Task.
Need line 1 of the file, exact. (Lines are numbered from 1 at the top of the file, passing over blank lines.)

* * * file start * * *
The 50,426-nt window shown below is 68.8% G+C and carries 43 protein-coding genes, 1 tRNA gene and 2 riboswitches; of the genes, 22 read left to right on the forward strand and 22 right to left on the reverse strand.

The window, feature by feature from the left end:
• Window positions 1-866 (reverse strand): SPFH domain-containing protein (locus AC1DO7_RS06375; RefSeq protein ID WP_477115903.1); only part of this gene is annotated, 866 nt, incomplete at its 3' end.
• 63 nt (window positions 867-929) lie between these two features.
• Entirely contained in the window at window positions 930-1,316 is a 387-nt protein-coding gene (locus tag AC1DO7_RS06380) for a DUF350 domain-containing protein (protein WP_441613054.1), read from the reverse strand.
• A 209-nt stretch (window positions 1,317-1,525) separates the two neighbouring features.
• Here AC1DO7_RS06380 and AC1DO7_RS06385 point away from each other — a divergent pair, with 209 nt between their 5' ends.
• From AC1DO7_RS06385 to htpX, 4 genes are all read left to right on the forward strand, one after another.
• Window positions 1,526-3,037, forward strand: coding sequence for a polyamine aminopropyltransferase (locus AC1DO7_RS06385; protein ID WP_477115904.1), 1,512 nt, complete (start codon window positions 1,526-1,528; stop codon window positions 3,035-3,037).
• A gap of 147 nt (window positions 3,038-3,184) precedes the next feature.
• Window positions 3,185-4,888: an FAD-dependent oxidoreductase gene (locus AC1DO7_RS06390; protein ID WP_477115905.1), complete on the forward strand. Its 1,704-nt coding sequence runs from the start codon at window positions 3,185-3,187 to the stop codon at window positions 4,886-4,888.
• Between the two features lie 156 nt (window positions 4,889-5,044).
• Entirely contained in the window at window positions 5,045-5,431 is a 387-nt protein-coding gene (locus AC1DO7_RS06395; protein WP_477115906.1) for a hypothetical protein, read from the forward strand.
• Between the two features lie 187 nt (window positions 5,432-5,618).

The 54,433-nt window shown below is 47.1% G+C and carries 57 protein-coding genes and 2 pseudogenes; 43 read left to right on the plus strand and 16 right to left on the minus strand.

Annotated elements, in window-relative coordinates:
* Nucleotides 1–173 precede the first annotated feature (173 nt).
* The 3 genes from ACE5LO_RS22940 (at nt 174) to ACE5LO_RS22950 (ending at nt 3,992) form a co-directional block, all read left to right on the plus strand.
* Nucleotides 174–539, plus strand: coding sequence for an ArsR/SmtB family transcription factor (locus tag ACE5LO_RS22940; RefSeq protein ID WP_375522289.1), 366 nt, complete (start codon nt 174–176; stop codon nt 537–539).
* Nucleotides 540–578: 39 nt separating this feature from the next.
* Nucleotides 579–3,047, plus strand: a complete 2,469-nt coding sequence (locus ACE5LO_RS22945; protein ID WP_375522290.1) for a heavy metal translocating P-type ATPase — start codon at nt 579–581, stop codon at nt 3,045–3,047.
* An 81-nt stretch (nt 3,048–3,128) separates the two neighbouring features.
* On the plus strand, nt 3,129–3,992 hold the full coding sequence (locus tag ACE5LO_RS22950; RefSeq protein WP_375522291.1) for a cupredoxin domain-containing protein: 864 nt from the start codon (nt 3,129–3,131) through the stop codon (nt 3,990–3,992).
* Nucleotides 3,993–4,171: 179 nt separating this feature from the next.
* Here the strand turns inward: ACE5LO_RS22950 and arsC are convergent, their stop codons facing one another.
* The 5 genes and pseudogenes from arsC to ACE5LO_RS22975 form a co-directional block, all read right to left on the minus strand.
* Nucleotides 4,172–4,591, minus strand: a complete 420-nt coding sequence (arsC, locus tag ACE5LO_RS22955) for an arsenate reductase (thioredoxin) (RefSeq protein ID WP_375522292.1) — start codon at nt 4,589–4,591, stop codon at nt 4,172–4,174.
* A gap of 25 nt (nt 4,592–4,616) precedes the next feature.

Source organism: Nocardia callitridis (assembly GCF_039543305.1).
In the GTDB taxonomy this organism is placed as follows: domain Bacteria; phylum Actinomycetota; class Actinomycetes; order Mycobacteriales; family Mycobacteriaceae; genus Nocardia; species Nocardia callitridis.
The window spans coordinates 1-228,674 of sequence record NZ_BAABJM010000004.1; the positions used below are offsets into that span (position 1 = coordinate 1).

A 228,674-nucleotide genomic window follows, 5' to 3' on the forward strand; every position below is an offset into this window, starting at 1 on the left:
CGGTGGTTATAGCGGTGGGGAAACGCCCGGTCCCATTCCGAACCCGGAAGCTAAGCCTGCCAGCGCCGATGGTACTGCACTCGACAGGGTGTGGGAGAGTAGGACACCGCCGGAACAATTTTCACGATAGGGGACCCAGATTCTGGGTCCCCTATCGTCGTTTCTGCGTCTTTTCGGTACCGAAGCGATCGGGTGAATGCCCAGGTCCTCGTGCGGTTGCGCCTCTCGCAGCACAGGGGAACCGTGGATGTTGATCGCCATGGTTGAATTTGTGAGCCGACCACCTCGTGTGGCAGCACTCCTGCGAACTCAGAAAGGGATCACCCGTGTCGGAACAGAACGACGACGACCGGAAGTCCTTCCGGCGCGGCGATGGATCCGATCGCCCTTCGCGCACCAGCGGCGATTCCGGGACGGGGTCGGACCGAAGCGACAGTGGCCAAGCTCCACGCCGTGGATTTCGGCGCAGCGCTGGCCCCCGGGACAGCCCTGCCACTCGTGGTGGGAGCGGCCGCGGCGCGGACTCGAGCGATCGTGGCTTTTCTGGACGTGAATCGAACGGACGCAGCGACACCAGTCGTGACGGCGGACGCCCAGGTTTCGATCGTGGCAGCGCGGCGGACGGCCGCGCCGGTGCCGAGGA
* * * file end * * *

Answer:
The 50,426-nt window shown below is 68.8% G+C and carries 43 protein-coding genes, 1 tRNA gene and 2 riboswitches; of the genes, 22 read left to right on the forward strand and 22 right to left on the reverse strand.